Forbush's has been drawing Ted Drewe's lines to its humble facade for 50 summers. Inside is a crack staff of high school cheerleaders dispensing half-a-dozen flavors from as many shining vintage machines, chrome with Rolls-Royce hood ornaments. Think Scooters, then think about 3 times as many flavors, like chocolate with salted almonds. Bonus: major vintage car show at nearby Cascade Park adds to the Americana.
Day 3, brunch, New Castle-style lamb sandwich.
The Calabrese-Syrians of New Castle are known throughout Western PA for something called "lamb on the rod," drawing food day-trippers from Pittburgh 40 minutes away. Really just marinated, charcoal-grilled lamb, what people really go for is the condiments. Pepper salad is olive oil, garlic and lemon juice with banana pepper rings and sweet onions. Garlic sauce is a stiff whipped aioli of garlic, lemon juice, salt and egg whites. And the main focus of local pride is the odd "Syrian bread," round loaves somewhere between a pita and focaccia split easily to fill with lamb (or pork -- most of the Syrians are Orthodox, though recent immigrants include Muslims looking for similar culture and Arabic speakers). Mr. B's, a take-out place focussing on fried fish by the pound (very good Erie smelts, especially) and lamb, makes a nice sandwich: grilled lamb, mixed and griddled with hot pepper salad, and covered with provolone, is stuffed into a loaf of the local bread. Sustenance for the drive to Canada.
[By the way, the drive from P'Burgh to Toronto can be spectacular. We went up the highway that follows the Allegheny through the mountainous National Forest of the same name, past postcard 1800's oil-boom towns like Oil City and Warren (and some neat smokehouses selling slab bacon, Amish butter and house-made jerky), into NY Wine country past rusty old Buffalo and touristy but physically awesome Niagara and through the surprising vineyards of the Niagara peninsula. Who knew that nearly the whole ride from Niagara to Toronto involved dozens of vineyards on a verdant ribbon between the lake and a steep, continuos moraine maybe 10 miles west of the shore. Some ok table wines, and the famous ice wines too.]
Dinner, Friday's, Niagara Falls. In the spirit of VI, I must warn you that the TGIF in Niagara Falls is as horrible as a bad chain at a notorious tourist trap could possibly be. This exceeded my expectations of poor food and service. Ironically, the Buffalo wings were especially bad, and undercooked.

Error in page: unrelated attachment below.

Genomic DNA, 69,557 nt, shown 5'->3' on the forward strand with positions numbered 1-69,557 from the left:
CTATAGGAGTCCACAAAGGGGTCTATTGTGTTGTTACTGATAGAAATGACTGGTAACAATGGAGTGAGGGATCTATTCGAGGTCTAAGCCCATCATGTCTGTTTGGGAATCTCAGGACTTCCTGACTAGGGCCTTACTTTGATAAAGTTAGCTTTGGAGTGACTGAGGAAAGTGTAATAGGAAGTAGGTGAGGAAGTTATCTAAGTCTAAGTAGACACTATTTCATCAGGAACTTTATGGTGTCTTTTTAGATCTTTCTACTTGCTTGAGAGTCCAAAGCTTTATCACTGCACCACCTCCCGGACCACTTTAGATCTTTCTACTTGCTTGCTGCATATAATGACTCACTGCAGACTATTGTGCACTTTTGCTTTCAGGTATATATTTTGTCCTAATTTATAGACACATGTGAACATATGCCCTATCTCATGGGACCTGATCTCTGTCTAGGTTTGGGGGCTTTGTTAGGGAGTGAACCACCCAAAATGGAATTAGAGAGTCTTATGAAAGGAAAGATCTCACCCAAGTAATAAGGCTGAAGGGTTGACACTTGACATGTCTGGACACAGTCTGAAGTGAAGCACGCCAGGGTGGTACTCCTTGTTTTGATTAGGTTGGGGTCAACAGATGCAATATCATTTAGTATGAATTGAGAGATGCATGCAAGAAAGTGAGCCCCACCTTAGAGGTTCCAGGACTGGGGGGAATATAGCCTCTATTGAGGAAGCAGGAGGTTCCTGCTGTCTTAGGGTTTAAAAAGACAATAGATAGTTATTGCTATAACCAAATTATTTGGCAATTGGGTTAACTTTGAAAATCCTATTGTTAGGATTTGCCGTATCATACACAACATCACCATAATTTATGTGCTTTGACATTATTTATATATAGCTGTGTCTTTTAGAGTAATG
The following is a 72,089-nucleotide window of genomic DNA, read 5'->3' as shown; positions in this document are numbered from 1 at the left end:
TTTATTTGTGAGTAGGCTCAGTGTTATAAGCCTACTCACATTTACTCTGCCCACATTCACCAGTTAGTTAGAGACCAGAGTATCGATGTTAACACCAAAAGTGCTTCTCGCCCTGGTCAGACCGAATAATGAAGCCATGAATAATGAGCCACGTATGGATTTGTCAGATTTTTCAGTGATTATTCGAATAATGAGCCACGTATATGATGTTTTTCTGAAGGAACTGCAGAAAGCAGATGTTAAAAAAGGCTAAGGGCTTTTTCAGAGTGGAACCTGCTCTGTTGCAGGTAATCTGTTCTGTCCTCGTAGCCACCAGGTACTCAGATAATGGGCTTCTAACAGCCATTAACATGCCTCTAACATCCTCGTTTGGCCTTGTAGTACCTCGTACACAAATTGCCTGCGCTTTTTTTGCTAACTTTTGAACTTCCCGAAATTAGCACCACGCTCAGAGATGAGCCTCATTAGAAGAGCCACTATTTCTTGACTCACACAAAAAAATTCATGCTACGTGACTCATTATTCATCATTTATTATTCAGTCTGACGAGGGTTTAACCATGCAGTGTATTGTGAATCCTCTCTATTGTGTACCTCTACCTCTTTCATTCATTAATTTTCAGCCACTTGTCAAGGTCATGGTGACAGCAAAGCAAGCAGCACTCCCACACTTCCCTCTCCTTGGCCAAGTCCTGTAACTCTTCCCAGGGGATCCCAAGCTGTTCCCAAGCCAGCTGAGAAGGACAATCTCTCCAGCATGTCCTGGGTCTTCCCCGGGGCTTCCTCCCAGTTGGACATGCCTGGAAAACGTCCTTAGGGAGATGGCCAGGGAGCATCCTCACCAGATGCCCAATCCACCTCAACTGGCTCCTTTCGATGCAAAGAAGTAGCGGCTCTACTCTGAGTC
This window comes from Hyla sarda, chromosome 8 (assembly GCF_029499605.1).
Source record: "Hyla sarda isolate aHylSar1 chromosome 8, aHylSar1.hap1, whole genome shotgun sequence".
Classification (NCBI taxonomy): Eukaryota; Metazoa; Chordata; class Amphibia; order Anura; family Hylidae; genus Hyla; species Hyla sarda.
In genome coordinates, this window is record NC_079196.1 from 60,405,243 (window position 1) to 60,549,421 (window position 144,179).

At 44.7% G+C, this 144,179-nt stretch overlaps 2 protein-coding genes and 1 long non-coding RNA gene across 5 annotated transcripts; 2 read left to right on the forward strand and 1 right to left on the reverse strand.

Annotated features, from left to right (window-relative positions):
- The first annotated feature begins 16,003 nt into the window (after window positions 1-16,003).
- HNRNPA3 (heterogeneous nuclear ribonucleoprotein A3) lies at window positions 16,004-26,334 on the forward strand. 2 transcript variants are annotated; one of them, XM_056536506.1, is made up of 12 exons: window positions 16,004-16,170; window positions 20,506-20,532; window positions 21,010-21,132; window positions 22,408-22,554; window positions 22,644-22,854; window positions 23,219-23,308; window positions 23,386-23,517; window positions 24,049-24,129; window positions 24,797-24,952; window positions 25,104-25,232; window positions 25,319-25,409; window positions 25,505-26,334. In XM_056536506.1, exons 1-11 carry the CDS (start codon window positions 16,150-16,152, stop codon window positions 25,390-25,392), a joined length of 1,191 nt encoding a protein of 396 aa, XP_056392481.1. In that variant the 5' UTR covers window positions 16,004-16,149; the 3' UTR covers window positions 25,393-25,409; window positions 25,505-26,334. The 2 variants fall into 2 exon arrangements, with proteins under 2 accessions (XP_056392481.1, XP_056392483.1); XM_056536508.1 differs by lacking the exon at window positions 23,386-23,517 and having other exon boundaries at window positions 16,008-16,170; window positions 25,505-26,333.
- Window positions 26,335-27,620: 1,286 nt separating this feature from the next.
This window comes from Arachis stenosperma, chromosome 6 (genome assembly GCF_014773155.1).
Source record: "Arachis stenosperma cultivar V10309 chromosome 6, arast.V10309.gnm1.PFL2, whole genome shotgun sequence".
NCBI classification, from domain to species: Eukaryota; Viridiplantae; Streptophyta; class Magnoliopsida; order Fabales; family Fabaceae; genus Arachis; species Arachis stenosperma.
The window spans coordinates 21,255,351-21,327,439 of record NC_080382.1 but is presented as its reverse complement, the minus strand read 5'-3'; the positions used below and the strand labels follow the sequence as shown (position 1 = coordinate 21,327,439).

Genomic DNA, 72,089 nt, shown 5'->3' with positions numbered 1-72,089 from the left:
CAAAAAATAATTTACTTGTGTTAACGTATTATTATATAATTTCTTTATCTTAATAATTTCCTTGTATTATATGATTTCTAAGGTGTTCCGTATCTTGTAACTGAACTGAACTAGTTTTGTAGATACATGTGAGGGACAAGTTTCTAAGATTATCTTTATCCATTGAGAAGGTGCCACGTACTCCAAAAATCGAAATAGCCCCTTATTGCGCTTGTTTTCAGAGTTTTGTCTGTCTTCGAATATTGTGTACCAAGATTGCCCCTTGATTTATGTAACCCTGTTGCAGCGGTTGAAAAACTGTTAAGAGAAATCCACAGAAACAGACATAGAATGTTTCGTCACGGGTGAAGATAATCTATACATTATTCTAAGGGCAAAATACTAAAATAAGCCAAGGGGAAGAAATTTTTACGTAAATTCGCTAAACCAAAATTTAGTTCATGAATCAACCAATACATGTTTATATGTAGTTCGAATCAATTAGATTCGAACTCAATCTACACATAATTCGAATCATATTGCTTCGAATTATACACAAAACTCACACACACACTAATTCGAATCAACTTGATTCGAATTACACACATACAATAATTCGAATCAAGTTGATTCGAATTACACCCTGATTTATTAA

Niagara falls, on the other hand was much, much better than I expected and remembered. The "fallsview" room at the Marriott was pretty darn nice, and the view was absurdly good, unreal, really. Having been also to Iguacu, I feel the need to see Angel and Victoria soon.
Days 4-5, Toronto
Toronto is a charming City, a great city. But you know that. It doesn't need my boosting.
Dinner, Lai Wah Heen. This is the fancy hotel Hong Kong style restaurant lauded on CH, in the NYTimes, in Gourmet, etc., as possibly the best Cantonese restaurant in this hemisphere. Dim sum, especially. But since we were eating at 10 pm on a weeknight, no dim sum. Overall, I enjoyed it, but I was a little underwhelmed by what we had. I admit, the subtleties of Cantonese hold less a spell over me than some of the more aggressive cuisines of China.
The smoked meat plate had winners (perfect BBQ pork and great "candied" fish) and losers (the mock goose proved again that tofu can too eagerly take on smoke). Tendon-y beef was somewhere in the middle. I thought I had found the perfect dish for this kind of restaurant in the scrambled eggs with seafood, and it was very good. The chef's skill was apparent in the light, fluffy egg whites and barely-done seafood that firmed up just as the plate hit the table. A raw yolk sat on top, waiting to be incorporated tableside. Very nice, but perhaps too subtle, especially after a tray of smoked meats. Philistine that I am, I remedied this with the house's fine chili oil with dried shrimp. Taiwan noodles finished up. The pasta was perfect, as were the barely blanched vegetables. But there was not much flavor. As a side note, be aware that this Chinese kitchen goes full blast with the MSG.